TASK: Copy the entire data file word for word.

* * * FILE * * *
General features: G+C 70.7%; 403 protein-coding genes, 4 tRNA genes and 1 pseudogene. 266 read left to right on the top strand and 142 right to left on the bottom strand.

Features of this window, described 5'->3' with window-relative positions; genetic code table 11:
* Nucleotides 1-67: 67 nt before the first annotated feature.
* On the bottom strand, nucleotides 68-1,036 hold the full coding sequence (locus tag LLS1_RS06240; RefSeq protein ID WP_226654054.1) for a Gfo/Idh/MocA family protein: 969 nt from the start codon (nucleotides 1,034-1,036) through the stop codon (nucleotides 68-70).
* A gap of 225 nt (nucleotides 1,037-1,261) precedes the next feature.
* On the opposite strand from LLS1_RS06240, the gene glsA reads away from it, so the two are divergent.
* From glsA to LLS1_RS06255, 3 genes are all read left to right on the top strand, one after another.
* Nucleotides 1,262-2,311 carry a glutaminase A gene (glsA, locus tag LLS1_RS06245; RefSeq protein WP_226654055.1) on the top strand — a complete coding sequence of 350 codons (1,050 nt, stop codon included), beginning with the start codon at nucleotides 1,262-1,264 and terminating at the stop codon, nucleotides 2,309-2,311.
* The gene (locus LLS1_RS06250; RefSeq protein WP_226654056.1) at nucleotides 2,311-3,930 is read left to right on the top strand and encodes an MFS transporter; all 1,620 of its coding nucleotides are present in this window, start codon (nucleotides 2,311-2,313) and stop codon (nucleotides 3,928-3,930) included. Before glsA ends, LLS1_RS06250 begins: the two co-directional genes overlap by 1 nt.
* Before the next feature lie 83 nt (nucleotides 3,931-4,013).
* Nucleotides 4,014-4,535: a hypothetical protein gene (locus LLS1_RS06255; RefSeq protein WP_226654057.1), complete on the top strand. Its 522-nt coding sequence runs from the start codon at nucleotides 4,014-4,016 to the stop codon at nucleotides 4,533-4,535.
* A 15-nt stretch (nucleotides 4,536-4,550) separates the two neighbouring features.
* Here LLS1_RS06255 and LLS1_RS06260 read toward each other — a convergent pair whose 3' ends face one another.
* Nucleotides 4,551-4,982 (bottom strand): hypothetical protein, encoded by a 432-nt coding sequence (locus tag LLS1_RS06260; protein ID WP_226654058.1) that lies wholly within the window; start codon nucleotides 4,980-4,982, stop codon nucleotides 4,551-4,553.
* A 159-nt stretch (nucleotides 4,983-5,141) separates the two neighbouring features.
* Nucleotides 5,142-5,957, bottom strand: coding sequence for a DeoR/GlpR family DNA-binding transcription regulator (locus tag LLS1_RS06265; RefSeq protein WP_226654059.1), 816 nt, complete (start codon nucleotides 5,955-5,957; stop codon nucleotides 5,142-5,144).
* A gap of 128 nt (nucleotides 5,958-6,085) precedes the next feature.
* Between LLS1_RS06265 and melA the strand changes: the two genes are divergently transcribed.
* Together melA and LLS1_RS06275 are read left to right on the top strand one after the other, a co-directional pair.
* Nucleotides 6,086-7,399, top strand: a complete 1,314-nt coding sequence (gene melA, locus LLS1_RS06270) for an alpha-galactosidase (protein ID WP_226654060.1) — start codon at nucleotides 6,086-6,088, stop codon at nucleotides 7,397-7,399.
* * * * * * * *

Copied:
General features: G+C 70.7%; 403 protein-coding genes, 4 tRNA genes and 1 pseudogene. 266 read left to right on the top strand and 142 right to left on the bottom strand.

Features of this window, described 5'->3' with window-relative positions; genetic code table 11:
* Nucleotides 1-67: 67 nt before the first annotated feature.
* On the bottom strand, nucleotides 68-1,036 hold the full coding sequence (locus tag LLS1_RS06240; RefSeq protein ID WP_226654054.1) for a Gfo/Idh/MocA family protein: 969 nt from the start codon (nucleotides 1,034-1,036) through the stop codon (nucleotides 68-70).
* A gap of 225 nt (nucleotides 1,037-1,261) precedes the next feature.
* On the opposite strand from LLS1_RS06240, the gene glsA reads away from it, so the two are divergent.
* From glsA to LLS1_RS06255, 3 genes are all read left to right on the top strand, one after another.
* Nucleotides 1,262-2,311 carry a glutaminase A gene (glsA, locus tag LLS1_RS06245; RefSeq protein WP_226654055.1) on the top strand — a complete coding sequence of 350 codons (1,050 nt, stop codon included), beginning with the start codon at nucleotides 1,262-1,264 and terminating at the stop codon, nucleotides 2,309-2,311.
* The gene (locus LLS1_RS06250; RefSeq protein WP_226654056.1) at nucleotides 2,311-3,930 is read left to right on the top strand and encodes an MFS transporter; all 1,620 of its coding nucleotides are present in this window, start codon (nucleotides 2,311-2,313) and stop codon (nucleotides 3,928-3,930) included. Before glsA ends, LLS1_RS06250 begins: the two co-directional genes overlap by 1 nt.
* Before the next feature lie 83 nt (nucleotides 3,931-4,013).
* Nucleotides 4,014-4,535: a hypothetical protein gene (locus LLS1_RS06255; RefSeq protein WP_226654057.1), complete on the top strand. Its 522-nt coding sequence runs from the start codon at nucleotides 4,014-4,016 to the stop codon at nucleotides 4,533-4,535.
* A 15-nt stretch (nucleotides 4,536-4,550) separates the two neighbouring features.
* Here LLS1_RS06255 and LLS1_RS06260 read toward each other — a convergent pair whose 3' ends face one another.
* Nucleotides 4,551-4,982 (bottom strand): hypothetical protein, encoded by a 432-nt coding sequence (locus tag LLS1_RS06260; protein ID WP_226654058.1) that lies wholly within the window; start codon nucleotides 4,980-4,982, stop codon nucleotides 4,551-4,553.
* A 159-nt stretch (nucleotides 4,983-5,141) separates the two neighbouring features.
* Nucleotides 5,142-5,957, bottom strand: coding sequence for a DeoR/GlpR family DNA-binding transcription regulator (locus tag LLS1_RS06265; RefSeq protein WP_226654059.1), 816 nt, complete (start codon nucleotides 5,955-5,957; stop codon nucleotides 5,142-5,144).
* A gap of 128 nt (nucleotides 5,958-6,085) precedes the next feature.
* Between LLS1_RS06265 and melA the strand changes: the two genes are divergently transcribed.
* Together melA and LLS1_RS06275 are read left to right on the top strand one after the other, a co-directional pair.
* Nucleotides 6,086-7,399, top strand: a complete 1,314-nt coding sequence (gene melA, locus LLS1_RS06270) for an alpha-galactosidase (protein ID WP_226654060.1) — start codon at nucleotides 6,086-6,088, stop codon at nucleotides 7,397-7,399.